The organisation of the Unit depended on whether it was in its Engineering or in its Defence mode.
The overall organisation, in both modes, is illustrated by the layout of the workshop compound
The photo was taken at Nui Dat in the Dry Season of 1971 and shows the fully developed site. It is contained in the Album for 1971.
In its repair and recovery function, the Unit was organised as
- Headquarters Pl
- Workshop Office
- Unit Office and Orderly Room
- Recovery Section
- Transport Section
- General Duties Section
- Ordnance Stores Section
- 1 Platoon (Vehicles)
- Platoon Headquarters
- A Vehicle Section consisting of two APC repair teams and one Tank repair team, with reserves
- B and C Vehicle Section
- Service Station Section
- Electrical Section (incl Control Electricians)
- 2 Platoon (General Engineering)
- Platoon Headquarters
- Fitting and Machine Shop Section
- Welding and Sheet Metal Section
- Gunnery and Turret Repair Section
- Telecommunications Repair Section
- Instrument Repair Section
- Forward Repair and Recovery detachments as required
The Unit was heavy in repair and recovery capacity for Tanks and APCs and their ancillary equipments, especially tels.
This applied not only to the Vehicle Platoon and Recovery Section, but weighed heavily in the capacities and trade skills in the General Engineering Platoon.
For example, the Welding Section was quite heavily staffed. This was because of an urgent program, early in the deployment, to upgrade the sponson and belly armour of the Cavalry Squadron's vehicles to counter mine damage and crew deaths and injuries (especially drivers).
Although subsequently this upgrading was provided by the Base Repair organisation in Australia, the Welders continued to be heavily loaded with mine damage to A vehicles and as well, a modification to cut out the integral fuel tanks of the APCs and install modular steel tanks.
Forward Repair and Recovery
The provision of Forward Repair and Recovery took many forms but in most cases was related to Battalion Group, Cavalry and Armour deployments.
The Repair and Recovery detachments were planned by the Workshop Manager/ASM but were deployed by the Adjutant who was responsible for coordinating the transfer of Operational Command and the marrying up with that Commands A Echelon. Technical control was retained by the Workshop Manager/ASM
The technical operation of the Unit changed throughout the tour of duty. The operational environment encountered by 1ATF in 1968 was significantly different from that faced in 1970/71. This was reflected in the types of support and priorities required from the Unit. In 1968, much of the work related to close support. In 1970/71, lessened intensity of operations as 1ATF exerted dominance over its AO, ameliorated that type of demand but, due to the theatre equipment inventory ageing, increased the EME technical support and planning function so that supported Units could reach the battle fitness rates required. (Some of the equipment arrived in theatre when the original Battalion Group deployed to Tan Son Nuit in 1966)
The fact is, as has been demonstrated in earlier campaigns, the operation of RAEME Units is closely bound to the operational environments and demands of the Formations that are supported. It is not so much the repairing of what is delivered to a workshop, as it is the marrying of optimised repair and recovery resources to forward operational needs, current equipment battleworthy status and equipment replacement demands and availability. After all this is why the EME Service was formed during World War 2. In the British Army, not only was there serious equipment availability problems in the various theatres but, due to the inefficient deployment of tradesmen in the Services, the demand for even more tradesmen was placing a drain on the British War effort. This prompted a Government enquiry under Sir William Beveridge (1876-1963). The endorsed report (The Beveridge Report (1941-42) Parts 1 and 2) established the EME Service and defined its essential structure and modus operandi.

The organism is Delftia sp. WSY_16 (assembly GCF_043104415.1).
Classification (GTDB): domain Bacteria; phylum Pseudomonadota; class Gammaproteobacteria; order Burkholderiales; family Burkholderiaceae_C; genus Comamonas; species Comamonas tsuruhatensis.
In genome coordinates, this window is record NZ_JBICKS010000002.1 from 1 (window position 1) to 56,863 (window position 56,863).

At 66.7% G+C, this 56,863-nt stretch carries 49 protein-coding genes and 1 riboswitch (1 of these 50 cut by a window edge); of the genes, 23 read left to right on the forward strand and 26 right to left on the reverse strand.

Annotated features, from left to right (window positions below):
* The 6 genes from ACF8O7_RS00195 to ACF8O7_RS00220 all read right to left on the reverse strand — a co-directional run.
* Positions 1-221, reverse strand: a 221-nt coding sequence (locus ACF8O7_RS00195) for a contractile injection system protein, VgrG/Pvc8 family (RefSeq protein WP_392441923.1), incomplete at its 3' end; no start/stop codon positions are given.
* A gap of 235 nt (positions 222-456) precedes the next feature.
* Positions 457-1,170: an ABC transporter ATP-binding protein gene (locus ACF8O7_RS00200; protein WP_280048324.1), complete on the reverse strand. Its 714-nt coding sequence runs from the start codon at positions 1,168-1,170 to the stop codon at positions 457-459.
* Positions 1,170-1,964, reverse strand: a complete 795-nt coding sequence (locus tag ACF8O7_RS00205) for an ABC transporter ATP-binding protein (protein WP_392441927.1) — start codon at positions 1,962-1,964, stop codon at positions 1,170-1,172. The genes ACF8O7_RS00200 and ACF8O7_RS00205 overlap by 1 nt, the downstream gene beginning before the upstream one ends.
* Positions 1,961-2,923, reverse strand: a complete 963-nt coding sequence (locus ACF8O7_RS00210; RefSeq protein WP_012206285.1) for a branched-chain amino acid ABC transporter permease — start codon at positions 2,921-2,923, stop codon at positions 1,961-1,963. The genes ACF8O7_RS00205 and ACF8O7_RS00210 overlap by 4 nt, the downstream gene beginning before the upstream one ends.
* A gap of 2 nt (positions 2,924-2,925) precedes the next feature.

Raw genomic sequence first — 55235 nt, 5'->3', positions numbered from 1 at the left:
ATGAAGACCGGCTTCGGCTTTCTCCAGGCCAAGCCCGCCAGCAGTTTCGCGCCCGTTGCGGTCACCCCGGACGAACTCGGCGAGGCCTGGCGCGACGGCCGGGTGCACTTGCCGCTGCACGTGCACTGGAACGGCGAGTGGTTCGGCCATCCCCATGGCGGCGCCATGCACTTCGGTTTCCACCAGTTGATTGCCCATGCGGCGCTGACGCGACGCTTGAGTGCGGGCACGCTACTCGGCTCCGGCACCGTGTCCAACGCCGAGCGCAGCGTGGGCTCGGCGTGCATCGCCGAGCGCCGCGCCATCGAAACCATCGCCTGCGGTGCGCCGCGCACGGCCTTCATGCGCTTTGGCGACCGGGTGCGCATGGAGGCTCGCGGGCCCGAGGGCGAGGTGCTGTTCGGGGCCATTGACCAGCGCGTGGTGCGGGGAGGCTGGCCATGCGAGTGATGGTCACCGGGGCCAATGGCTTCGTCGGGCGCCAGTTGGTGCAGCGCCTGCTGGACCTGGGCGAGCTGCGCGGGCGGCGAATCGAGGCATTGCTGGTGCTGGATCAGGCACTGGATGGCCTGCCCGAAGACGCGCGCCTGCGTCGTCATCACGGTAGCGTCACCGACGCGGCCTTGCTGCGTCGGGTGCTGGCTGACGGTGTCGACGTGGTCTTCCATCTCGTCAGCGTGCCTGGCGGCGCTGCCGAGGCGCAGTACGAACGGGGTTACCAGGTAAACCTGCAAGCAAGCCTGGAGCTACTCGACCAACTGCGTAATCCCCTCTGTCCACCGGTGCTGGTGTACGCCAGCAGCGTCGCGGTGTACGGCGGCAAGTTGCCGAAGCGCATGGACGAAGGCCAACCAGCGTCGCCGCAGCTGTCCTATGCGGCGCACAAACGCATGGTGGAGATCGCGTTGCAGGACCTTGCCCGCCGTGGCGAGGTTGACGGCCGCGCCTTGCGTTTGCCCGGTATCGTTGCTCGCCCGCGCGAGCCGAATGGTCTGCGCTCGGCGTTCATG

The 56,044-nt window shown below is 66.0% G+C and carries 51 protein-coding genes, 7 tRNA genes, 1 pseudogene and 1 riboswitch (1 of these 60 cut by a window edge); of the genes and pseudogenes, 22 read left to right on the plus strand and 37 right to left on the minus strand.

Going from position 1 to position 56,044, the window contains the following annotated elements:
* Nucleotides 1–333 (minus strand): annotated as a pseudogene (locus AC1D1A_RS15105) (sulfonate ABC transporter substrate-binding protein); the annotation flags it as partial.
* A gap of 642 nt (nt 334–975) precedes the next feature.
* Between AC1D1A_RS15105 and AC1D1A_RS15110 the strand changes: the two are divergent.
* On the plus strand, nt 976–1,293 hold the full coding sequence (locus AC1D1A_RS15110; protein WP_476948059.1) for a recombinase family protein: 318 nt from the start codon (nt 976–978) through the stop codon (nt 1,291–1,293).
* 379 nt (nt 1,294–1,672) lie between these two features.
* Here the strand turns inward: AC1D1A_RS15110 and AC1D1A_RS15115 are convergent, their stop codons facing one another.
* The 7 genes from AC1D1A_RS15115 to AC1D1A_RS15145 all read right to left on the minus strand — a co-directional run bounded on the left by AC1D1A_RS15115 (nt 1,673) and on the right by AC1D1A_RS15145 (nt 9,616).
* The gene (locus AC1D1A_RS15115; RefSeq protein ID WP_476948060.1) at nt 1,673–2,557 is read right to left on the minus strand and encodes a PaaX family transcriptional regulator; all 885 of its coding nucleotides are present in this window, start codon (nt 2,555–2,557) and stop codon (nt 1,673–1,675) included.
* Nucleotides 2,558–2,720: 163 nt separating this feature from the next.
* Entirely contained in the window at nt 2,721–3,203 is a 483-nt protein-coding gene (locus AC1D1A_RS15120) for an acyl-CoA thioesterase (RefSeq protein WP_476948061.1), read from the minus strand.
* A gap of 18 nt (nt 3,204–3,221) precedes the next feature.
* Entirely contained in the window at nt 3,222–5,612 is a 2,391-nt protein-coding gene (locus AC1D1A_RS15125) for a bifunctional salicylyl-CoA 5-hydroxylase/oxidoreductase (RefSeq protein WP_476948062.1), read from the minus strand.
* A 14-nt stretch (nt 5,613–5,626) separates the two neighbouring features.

While offensive combat is not a function for RAEME units, the equipment resources available to a Field Workshop means that they should be able to defend their perimeter as part of a Defence Sector. This capacity is enhanced by the training and experience that individual Officers and Men have gained by serving in Arms units and in the operation and firing of weaponry during repair and proving. In any circumstance it is their duty to defend themselves and prevent the loss of equipment and supplies including those under repair or recovery
The defence organisation will vary with circumstance, Perimeter Sector planning and orders, and the OC's assessment. The organisation for the defence of the workshop compound described here was that used in 1970/71 but it would have certain common elements. The structure was
- Command Post
- Three Platoon Sectors
- 1 (Veh) Pl (with a Strong Point) right forward
- 2(GE) Pl (with a Strong Point) left forward
- HQ Platoon, (commanded by the OC,Ord Stores Section) in depth.
- A Mobile Reserve
- commanded by the Workshop Manager with the ASM, with,
- the Fitters track and 10 men from 1 Pl, and the Recovery Section with heavy machine guns mounted
- located in the general area of the Casualty Park
- Protection Sections
- commanded by the Workshop Manager
- armed with light weapons, a ten man section was sited in pits in each of these locations
- at the rear of the Vehicle repair facilities
- at the rear of General Engineering area
- beside the Stores Section
- in the area of the Tpt Lines
- the purpose of these deployments was to
- detect and intercept infiltrators
- prevent booby trapping
- prevent pilfering
- in case of hits provide early damage assessment and containment, such as for fire
- Ready Reaction Fire Team
- Under command of the Workshop Manager
- Established by the Quartermaster and controlled by the Transport Sergeant